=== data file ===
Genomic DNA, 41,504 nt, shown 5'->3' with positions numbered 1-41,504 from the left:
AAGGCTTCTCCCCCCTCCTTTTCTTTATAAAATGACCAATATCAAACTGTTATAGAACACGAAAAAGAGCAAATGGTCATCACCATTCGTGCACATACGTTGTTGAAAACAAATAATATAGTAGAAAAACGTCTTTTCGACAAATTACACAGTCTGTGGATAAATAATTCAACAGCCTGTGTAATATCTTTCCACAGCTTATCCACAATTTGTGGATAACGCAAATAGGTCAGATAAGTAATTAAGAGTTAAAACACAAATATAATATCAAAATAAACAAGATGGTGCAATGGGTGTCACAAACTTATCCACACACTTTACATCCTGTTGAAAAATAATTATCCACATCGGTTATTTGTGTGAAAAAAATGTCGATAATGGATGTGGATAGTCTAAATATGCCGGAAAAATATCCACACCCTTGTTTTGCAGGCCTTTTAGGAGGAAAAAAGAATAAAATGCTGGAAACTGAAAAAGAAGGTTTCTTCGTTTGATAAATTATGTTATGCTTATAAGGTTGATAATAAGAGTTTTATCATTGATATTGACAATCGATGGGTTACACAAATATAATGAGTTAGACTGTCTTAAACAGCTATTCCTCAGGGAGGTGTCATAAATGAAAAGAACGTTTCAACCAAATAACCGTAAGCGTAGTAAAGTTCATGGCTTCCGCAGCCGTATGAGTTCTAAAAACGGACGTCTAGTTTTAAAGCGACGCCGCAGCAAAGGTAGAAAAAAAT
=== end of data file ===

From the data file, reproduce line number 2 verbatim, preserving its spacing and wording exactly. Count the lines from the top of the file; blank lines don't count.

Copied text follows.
AAGGCTTCTCCCCCCTCCTTTTCTTTATAAAATGACCAATATCAAACTGTTATAGAACACGAAAAAGAGCAAATGGTCATCACCATTCGTGCACATACGTTGTTGAAAACAAATAATATAGTAGAAAAACGTCTTTTCGACAAATTACACAGTCTGTGGATAAATAATTCAACAGCCTGTGTAATATCTTTCCACAGCTTATCCACAATTTGTGGATAACGCAAATAGGTCAGATAAGTAATTAAGAGTTAAAACACAAATATAATATCAAAATAAACAAGATGGTGCAATGGGTGTCACAAACTTATCCACACACTTTACATCCTGTTGAAAAATAATTATCCACATCGGTTATTTGTGTGAAAAAAATGTCGATAATGGATGTGGATAGTCTAAATATGCCGGAAAAATATCCACACCCTTGTTTTGCAGGCCTTTTAGGAGGAAAAAAGAATAAAATGCTGGAAACTGAAAAAGAAGGTTTCTTCGTTTGATAAATTATGTTATGCTTATAAGGTTGATAATAAGAGTTTTATCATTGATATTGACAATCGATGGGTTACACAAATATAATGAGTTAGACTGTCTTAAACAGCTATTCCTCAGGGAGGTGTCATAAATGAAAAGAACGTTTCAACCAAATAACCGTAAGCGTAGTAAAGTTCATGGCTTCCGCAGCCGTATGAGTTCTAAAAACGGACGTCTAGTTTTAAAGCGACGCCGCAGCAAAGGTAGAAAAAAAT